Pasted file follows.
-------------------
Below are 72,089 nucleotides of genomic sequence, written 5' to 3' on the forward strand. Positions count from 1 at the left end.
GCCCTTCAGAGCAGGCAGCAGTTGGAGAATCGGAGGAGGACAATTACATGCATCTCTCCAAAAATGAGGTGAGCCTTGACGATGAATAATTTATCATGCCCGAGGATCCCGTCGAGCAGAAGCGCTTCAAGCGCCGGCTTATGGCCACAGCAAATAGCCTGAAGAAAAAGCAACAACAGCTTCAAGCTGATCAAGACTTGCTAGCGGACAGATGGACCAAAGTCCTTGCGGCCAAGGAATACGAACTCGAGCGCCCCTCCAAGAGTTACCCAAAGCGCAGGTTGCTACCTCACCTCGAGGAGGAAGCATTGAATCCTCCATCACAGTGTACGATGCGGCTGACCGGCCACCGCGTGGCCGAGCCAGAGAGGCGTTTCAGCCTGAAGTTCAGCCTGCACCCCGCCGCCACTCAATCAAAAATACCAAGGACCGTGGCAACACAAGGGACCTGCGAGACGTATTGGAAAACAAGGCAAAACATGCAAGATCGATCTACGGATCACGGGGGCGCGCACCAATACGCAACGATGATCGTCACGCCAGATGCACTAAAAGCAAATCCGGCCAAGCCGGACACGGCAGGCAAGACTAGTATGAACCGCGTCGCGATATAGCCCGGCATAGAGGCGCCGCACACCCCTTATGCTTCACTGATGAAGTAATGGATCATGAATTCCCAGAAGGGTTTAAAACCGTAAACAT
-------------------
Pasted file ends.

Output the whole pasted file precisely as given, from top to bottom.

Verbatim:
Below are 72,089 nucleotides of genomic sequence, written 5' to 3' on the forward strand. Positions count from 1 at the left end.
GCCCTTCAGAGCAGGCAGCAGTTGGAGAATCGGAGGAGGACAATTACATGCATCTCTCCAAAAATGAGGTGAGCCTTGACGATGAATAATTTATCATGCCCGAGGATCCCGTCGAGCAGAAGCGCTTCAAGCGCCGGCTTATGGCCACAGCAAATAGCCTGAAGAAAAAGCAACAACAGCTTCAAGCTGATCAAGACTTGCTAGCGGACAGATGGACCAAAGTCCTTGCGGCCAAGGAATACGAACTCGAGCGCCCCTCCAAGAGTTACCCAAAGCGCAGGTTGCTACCTCACCTCGAGGAGGAAGCATTGAATCCTCCATCACAGTGTACGATGCGGCTGACCGGCCACCGCGTGGCCGAGCCAGAGAGGCGTTTCAGCCTGAAGTTCAGCCTGCACCCCGCCGCCACTCAATCAAAAATACCAAGGACCGTGGCAACACAAGGGACCTGCGAGACGTATTGGAAAACAAGGCAAAACATGCAAGATCGATCTACGGATCACGGGGGCGCGCACCAATACGCAACGATGATCGTCACGCCAGATGCACTAAAAGCAAATCCGGCCAAGCCGGACACGGCAGGCAAGACTAGTATGAACCGCGTCGCGATATAGCCCGGCATAGAGGCGCCGCACACCCCTTATGCTTCACTGATGAAGTAATGGATCATGAATTCCCAGAAGGGTTTAAAACCGTAAACAT